Hello,Welcome toAutomotive EEA China Summit -Call for Paper!

Balfour Beatty: ‘It gave us licence to get under the skin of our operations’

Release Date:2016-09-06

Innovation is key to long-term business success and companies that fail to change and adapt put future growth aspirations at risk and perhaps, ultimately, fall into long-term decline.


International infrastructure group Balfour Beatty began its transformation programme Build to Last in February last year, anchored by four main goals: to be lean, expert, trusted and safe.


Chief executive Leo Quinn, who was appointed in January 2015, challenged each of Balfour Beatty’s business units to develop their own Build to Last programme. For Balfour Beatty Plant and Fleet Services that meant an agenda to drive change focused around fleet efficiency innovation.


Such an approach was not a leap into the dark for Balfour Beatty Plant and Fleet Services as it has a history of constantly introducing new initiatives – many of them award-winning such as Permit to Drive, which secured the Fleet News Awards 2015 Safe Fleet of the Year accolade.


However, as fleet director Carl Hanson explains: “The Build to Last programme gave us licence to get further under the skin of our day-to-day operations and really drive improvements and efficiencies across the fleet.”


Balfour Beatty Plant and Fleet Services identified four key pillars to form its own Build to Last initiative:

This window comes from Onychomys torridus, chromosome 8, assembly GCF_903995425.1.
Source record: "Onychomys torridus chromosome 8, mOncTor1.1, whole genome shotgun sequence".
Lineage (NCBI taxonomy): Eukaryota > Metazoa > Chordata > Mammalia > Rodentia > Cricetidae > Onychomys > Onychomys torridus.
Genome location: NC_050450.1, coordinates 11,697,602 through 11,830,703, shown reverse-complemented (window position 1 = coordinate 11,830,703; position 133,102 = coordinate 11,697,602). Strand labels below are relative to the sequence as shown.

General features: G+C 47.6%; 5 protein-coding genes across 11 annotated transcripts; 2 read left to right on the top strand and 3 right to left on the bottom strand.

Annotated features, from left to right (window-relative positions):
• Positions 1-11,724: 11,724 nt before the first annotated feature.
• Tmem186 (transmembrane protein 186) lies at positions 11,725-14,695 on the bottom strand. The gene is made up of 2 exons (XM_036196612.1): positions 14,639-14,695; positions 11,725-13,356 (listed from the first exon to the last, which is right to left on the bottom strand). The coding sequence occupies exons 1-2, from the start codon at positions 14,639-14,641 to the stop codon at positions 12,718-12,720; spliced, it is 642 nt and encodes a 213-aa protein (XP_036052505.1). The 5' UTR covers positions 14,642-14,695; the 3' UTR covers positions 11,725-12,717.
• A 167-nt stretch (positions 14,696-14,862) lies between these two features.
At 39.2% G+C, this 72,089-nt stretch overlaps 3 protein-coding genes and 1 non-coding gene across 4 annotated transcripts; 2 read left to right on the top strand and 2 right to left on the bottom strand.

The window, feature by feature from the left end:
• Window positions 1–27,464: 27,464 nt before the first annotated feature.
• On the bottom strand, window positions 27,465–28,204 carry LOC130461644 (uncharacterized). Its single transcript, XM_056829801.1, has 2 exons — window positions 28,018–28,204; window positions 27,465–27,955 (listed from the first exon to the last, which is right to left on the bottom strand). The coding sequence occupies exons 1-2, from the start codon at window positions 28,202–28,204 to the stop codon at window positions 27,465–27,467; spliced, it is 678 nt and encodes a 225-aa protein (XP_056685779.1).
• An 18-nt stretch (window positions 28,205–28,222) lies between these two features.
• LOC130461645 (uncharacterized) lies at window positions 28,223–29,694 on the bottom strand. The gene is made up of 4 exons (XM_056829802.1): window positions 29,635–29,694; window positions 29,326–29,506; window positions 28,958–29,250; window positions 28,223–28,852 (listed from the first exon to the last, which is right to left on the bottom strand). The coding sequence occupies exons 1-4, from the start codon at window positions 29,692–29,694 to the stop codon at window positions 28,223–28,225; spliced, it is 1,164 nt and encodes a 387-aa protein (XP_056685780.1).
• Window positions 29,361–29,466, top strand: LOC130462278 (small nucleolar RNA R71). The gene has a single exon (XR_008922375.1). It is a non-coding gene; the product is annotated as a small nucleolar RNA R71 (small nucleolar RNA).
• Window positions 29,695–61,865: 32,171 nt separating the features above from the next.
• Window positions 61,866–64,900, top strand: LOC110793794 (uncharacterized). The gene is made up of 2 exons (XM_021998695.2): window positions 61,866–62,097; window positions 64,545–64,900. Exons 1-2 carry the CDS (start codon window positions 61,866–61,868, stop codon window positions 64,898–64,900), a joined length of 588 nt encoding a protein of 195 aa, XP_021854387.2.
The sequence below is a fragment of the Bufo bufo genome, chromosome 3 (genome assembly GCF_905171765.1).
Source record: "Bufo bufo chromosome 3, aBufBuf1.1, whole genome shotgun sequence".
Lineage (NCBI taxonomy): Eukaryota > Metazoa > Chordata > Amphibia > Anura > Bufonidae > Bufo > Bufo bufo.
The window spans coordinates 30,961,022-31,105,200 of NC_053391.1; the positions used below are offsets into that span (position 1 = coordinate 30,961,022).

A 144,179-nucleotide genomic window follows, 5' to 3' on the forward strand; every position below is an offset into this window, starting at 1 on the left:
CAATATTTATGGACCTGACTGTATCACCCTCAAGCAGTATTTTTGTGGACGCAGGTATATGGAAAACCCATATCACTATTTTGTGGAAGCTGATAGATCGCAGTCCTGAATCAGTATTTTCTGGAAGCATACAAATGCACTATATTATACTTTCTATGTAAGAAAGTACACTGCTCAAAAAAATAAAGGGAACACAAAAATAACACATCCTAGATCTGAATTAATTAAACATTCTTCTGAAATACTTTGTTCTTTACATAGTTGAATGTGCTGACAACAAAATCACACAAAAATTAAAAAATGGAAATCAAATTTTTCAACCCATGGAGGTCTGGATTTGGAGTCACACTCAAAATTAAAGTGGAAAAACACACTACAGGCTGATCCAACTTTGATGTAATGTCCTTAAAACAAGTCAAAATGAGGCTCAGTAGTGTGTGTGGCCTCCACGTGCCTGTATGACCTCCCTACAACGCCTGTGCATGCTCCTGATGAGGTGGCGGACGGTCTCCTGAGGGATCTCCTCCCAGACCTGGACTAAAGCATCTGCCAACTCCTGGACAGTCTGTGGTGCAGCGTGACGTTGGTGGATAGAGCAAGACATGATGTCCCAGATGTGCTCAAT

procurement, fuel management, fleet efficiency and reporting.


In 2015 financial savings totalling 6% of the total fleet costs (including overheads, fuel, vehicles and technology) were identified across the four business areas in terms of fleet operations.


Throughout the year, Balfour Beatty Plant and Fleet Services ‘kept score’ and updated the business monthly on progress. 


Savings and improvements have continued in 2016 with the Build to Last programme further evolving and Hanson explaining: “Change is constant so we are
continually reviewing and adapting the business to meet our customers’ requirements. That means more
innovation and greater use of technology to deliver further significant savings.”


He continues: “The Build to Last transformation programme demonstrates involvement and buy-in across the organisation from the group chief executive through to individual drivers working on our operations every day. The results yielded to date highlight direct, significant cost savings as well as unlocking many other benefits to the business.”


Fleet News: What did you focus on to achieve savings across the four target areas?